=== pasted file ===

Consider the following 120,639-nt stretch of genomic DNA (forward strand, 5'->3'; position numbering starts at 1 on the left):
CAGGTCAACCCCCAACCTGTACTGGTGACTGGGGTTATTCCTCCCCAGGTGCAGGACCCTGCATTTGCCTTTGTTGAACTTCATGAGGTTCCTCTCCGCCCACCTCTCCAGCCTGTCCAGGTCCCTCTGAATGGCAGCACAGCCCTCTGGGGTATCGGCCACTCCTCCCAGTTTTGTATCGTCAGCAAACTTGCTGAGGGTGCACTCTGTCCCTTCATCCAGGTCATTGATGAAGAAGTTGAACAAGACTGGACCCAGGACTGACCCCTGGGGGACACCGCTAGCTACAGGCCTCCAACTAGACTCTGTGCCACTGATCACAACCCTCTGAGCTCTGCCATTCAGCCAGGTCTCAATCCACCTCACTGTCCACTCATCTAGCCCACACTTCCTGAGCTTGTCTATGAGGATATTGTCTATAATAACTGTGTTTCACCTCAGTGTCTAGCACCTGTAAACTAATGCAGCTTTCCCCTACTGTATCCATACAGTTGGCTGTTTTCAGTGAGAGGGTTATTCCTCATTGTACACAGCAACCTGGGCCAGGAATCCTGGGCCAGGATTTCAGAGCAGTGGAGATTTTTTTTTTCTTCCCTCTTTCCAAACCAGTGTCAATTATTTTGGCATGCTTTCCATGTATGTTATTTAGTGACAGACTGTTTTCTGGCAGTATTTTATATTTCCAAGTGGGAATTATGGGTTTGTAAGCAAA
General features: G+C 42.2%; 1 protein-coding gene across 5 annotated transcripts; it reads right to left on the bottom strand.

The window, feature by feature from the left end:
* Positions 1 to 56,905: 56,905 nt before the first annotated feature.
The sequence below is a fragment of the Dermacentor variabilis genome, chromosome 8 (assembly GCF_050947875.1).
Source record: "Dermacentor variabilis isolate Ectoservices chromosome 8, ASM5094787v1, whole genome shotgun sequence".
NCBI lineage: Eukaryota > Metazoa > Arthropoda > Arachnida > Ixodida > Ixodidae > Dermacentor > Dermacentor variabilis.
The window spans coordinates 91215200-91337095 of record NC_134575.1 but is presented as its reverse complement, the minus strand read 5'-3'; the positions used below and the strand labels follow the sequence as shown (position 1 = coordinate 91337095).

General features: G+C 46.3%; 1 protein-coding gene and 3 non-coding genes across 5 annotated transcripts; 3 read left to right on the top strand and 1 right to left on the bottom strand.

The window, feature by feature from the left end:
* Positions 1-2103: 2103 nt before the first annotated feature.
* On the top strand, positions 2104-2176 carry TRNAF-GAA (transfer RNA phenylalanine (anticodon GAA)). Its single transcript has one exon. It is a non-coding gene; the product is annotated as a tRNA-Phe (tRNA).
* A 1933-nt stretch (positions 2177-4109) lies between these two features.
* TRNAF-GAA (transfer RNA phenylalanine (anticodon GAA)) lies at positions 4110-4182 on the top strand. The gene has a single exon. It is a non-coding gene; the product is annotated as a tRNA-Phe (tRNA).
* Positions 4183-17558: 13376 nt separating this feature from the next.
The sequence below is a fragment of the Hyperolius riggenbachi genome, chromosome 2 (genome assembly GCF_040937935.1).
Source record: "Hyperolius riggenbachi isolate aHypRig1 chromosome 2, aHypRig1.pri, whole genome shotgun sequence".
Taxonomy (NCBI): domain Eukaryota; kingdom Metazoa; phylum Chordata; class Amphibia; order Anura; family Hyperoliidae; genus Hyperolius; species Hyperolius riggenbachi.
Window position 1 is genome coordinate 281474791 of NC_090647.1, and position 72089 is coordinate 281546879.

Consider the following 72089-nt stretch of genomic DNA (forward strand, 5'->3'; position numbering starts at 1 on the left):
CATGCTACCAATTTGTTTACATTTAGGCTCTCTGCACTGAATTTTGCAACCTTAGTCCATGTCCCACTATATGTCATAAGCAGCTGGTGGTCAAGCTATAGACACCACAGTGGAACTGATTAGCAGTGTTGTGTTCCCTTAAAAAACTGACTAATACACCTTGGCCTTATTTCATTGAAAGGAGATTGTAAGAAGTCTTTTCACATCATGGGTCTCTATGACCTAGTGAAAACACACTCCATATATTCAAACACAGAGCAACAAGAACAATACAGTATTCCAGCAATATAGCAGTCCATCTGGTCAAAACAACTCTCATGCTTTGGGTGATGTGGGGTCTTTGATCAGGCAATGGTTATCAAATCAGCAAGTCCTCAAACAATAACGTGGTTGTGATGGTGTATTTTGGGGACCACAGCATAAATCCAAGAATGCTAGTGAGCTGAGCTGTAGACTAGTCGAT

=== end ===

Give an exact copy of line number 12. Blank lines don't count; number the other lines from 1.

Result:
* Positions 1-2103: 2103 nt before the first annotated feature.